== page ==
Science & Technology
Mystery behind hexagonal patterns in world's salt flats has been solved
By T.K. Randall
March 8, 2023 · 9 comments
How does this hexagonal pattern form ? Image Credit: CC BY 2.0 Pedro Szekely
Scientists have determined what causes a distinctive honeycomb pattern to form on the surface of natural salt pans.
If you have ever set foot on the salt flats of Badwater Basin in California's Death Valley or Salar de Uyuni in Bolivia you will likely have cast your eyes over the surface of the pans and noticed a distinctive hexagonal honeycomb-like pattern set into the crust.
For years, the precise processes responsible for this phenomenon had left scientists scratching their heads, but now a team of physicists believe that they may have finally found the answer.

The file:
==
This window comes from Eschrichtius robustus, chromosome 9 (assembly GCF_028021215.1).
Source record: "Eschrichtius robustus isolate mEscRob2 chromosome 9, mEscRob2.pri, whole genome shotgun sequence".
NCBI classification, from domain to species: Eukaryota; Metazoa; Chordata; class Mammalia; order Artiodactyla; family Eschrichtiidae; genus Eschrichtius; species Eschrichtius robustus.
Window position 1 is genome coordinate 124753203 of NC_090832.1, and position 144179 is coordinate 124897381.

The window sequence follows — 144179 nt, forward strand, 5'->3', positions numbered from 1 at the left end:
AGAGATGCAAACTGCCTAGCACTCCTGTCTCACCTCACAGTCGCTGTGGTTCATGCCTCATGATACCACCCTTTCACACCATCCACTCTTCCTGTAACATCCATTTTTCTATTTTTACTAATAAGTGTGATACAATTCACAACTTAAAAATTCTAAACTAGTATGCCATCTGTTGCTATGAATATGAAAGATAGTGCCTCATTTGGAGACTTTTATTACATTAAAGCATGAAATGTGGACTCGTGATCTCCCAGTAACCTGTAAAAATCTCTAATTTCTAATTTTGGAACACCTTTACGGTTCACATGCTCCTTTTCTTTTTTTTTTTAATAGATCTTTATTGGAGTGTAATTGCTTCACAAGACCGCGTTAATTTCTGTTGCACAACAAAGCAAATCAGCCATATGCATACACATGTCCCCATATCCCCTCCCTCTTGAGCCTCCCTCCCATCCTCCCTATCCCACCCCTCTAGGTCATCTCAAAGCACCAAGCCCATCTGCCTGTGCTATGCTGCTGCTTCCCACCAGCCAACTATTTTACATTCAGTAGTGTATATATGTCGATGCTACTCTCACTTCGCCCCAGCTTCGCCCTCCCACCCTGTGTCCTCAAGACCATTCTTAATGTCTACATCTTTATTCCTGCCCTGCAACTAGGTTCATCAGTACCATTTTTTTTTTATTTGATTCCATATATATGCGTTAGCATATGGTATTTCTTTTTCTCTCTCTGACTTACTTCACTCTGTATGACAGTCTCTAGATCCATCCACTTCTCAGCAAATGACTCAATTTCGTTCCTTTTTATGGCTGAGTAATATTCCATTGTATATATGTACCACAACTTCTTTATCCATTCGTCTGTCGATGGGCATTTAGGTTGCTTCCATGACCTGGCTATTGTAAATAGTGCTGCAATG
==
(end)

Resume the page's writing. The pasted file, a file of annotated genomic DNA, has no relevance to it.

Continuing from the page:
"The fantastic landscape demands an explanation," said Lucas Goehring of Nottingham Trent University in the UK.
"What we've shown is that a simple, plausible explanation is there, but hidden beneath the ground."
The answer, as it turns out, is all to do with the groundwater that exists beneath the salt crust.
According to the study, layers of salty and less salty water circulate up and down and are squeezed together in such a way so as to form these hexagonal patterns on the surface.
"The surface patterns reflect the slow overturning of salty water within the soil, a phenomenon somewhat like the convection cells that form in a thin layer of simmering water," said Goehring.
Source: Live Science
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